Chris Peterson has Washington’s other program on the rise with young talent on offense and athletic players on defense. The California native was a standout true freshman in 2014, starting 12 of 13 games and posting 61 tackles, 2.5 TFL, a sack, two interceptions and a forced fumble as the co-winner of the Huskies’ Travis Spring Most Outstanding Freshman award. Despite his emergence, he was even more impressive this past season, tallying 45 tackles, 3.5 TFL, four interceptions, 10 passes defended, and three forced fumbles as a first team All-Pac-12 selection.
It’s surprising quarterbacks took even more chances at Jones after a standout freshman campaign, but it will certainly work in his favor when the NFL Draft rolls around. He plays the ball with good instincts and equal route recognition, also utilizing a quick, balanced backpedal; his ability to get his hands on receivers in press is intriguing as well. Jones is on every Pac-12 coaches’ radar and will take away a third of the field.
Budda Baker, FS (Washington):
After winning three consecutive state championships at Washington great Bellevue, Baker started all 14 games as a true freshman playmaker. His 80 tackles, two TFL, one sack, one interception, six pass break-ups, and two forced fumbles earned him honorable mention All-Pac-12 honors, sharing their Most Outstanding Freshman award with Jones. In 2015, his tackles dropped to 49, but he picked off two passes and broke up another seven passes as a first-team All-Pac-12 choice.
Despite being undersized at 5’10”, 174 pounds, Baker is the heart of Washington’s “Death Row” defense that has produced five draft picks the last two seasons, four of which were top-50 selections in 2015. He packs some serious power behind his pads as no stranger to a big hit with the ability to square his pads on contact; Baker is a physical defender who has spent time as a slot corner and rallies quickly to the ball. With the speed to be a rangy single-high safety, and another standout season, he could join Jones as a first rounder.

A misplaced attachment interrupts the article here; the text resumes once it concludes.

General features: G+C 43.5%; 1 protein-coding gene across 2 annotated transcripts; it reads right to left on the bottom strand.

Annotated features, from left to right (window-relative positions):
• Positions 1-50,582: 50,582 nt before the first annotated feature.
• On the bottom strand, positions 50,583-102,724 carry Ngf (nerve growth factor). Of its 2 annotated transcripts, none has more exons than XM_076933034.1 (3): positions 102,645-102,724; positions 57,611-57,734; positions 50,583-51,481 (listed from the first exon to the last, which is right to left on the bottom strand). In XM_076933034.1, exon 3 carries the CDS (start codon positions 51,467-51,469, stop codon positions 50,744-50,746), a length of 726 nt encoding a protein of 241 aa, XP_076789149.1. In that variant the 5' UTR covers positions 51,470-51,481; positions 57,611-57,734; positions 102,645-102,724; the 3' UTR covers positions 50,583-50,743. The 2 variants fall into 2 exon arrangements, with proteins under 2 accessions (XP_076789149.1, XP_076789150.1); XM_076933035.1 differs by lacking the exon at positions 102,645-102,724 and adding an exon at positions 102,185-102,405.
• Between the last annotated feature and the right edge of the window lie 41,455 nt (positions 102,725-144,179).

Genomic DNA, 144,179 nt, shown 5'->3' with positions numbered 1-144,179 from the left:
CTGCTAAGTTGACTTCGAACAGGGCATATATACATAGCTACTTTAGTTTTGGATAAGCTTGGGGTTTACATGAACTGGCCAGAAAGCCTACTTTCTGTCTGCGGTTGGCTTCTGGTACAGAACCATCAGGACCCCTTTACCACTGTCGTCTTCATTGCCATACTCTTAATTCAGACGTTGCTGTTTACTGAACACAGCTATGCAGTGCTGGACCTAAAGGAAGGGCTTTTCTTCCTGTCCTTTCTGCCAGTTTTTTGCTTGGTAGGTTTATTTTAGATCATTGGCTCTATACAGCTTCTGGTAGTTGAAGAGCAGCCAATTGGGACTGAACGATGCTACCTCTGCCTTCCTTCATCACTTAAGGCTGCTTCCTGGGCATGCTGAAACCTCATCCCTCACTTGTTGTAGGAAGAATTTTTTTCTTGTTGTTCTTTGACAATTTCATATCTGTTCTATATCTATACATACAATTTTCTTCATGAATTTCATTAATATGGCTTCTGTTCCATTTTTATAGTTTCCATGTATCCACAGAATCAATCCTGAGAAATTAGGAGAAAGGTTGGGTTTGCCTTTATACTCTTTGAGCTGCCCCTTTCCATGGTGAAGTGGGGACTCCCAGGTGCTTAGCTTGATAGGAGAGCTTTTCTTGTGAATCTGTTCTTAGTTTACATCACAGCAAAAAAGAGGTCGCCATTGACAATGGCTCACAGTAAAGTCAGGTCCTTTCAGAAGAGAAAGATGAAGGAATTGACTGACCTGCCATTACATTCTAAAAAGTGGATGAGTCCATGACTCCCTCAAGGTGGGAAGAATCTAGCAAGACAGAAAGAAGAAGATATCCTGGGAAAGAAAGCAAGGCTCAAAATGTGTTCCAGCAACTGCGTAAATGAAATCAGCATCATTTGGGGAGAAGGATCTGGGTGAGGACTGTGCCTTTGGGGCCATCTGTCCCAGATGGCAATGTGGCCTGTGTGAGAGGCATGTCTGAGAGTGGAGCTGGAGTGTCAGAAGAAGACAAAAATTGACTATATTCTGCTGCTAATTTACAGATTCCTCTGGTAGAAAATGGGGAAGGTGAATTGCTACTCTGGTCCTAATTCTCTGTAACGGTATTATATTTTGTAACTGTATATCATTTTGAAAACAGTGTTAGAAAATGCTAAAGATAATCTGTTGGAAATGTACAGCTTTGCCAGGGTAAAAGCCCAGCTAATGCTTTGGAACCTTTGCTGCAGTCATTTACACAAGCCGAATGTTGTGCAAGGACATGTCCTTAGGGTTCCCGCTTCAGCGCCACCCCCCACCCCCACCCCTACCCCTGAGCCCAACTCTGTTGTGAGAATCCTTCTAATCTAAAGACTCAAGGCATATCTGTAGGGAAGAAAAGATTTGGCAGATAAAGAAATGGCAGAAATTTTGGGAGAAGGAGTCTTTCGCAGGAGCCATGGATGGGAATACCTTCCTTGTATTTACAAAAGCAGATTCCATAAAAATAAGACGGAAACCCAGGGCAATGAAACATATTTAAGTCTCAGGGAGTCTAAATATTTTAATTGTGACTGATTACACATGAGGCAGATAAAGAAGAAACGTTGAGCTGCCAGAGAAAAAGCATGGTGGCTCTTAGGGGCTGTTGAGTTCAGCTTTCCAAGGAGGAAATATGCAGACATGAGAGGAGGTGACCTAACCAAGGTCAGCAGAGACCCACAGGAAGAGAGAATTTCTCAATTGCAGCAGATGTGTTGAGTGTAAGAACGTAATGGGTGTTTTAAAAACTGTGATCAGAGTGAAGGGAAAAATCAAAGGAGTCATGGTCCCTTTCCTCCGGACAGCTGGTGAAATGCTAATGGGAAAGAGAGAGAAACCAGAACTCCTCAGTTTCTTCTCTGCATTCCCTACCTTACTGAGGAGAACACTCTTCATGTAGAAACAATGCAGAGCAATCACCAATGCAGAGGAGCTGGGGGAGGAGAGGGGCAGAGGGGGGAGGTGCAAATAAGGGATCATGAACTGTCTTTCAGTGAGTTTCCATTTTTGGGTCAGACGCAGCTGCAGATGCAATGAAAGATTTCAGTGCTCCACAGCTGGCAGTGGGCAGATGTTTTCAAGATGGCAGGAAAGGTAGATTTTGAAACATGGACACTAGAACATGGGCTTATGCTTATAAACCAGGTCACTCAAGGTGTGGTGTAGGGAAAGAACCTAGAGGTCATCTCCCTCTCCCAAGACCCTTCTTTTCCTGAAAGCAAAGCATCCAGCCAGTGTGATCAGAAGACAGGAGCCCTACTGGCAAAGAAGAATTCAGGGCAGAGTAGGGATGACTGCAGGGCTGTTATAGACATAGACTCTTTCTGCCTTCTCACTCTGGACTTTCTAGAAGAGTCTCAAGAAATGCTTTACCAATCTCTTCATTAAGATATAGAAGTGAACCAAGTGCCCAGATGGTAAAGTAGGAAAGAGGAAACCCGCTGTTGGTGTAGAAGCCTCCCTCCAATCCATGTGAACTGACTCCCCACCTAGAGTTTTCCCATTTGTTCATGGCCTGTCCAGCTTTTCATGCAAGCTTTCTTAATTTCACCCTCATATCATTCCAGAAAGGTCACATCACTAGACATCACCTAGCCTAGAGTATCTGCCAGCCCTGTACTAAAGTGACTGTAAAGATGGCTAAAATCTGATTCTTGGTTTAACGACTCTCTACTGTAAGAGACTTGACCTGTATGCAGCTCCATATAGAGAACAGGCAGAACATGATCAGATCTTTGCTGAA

Shalom Luani, SS (Washington State):
The American Samoa native was a soccer player who is known for scoring during American Samoa’s first FIFA-sanctioned win against Tonga (November 2011). Luani began his college football career at San Francisco City College where he earned first-team All-American honors as the California Community College Defensive Player of the Year during his sophomore campaign; he was a top 50 junior college prospect by many recruiting services. He started all 13 games in this past season, earning honorable mention All-Pac-12 honors after totaling 90 tackles (third on team), three TFL, four interceptions, six PBUs, two forced fumbles, and one fumble recovery.
For starters, Luani is an explosive player who, as you can see above, translates speed to power and flies downhill to deliver massive hits and make plays against the run; his 90 tackles weren’t primarily the result of a poor front seven. His speed and coverage ability makes for a rangy safety who has also spent time as a single-high defender with the IQ to play the quarterbacks eyes in zone and remain disciplined. He also possesses great long speed to make plays down the field, elements of a playmaker that Luani’s stat line support.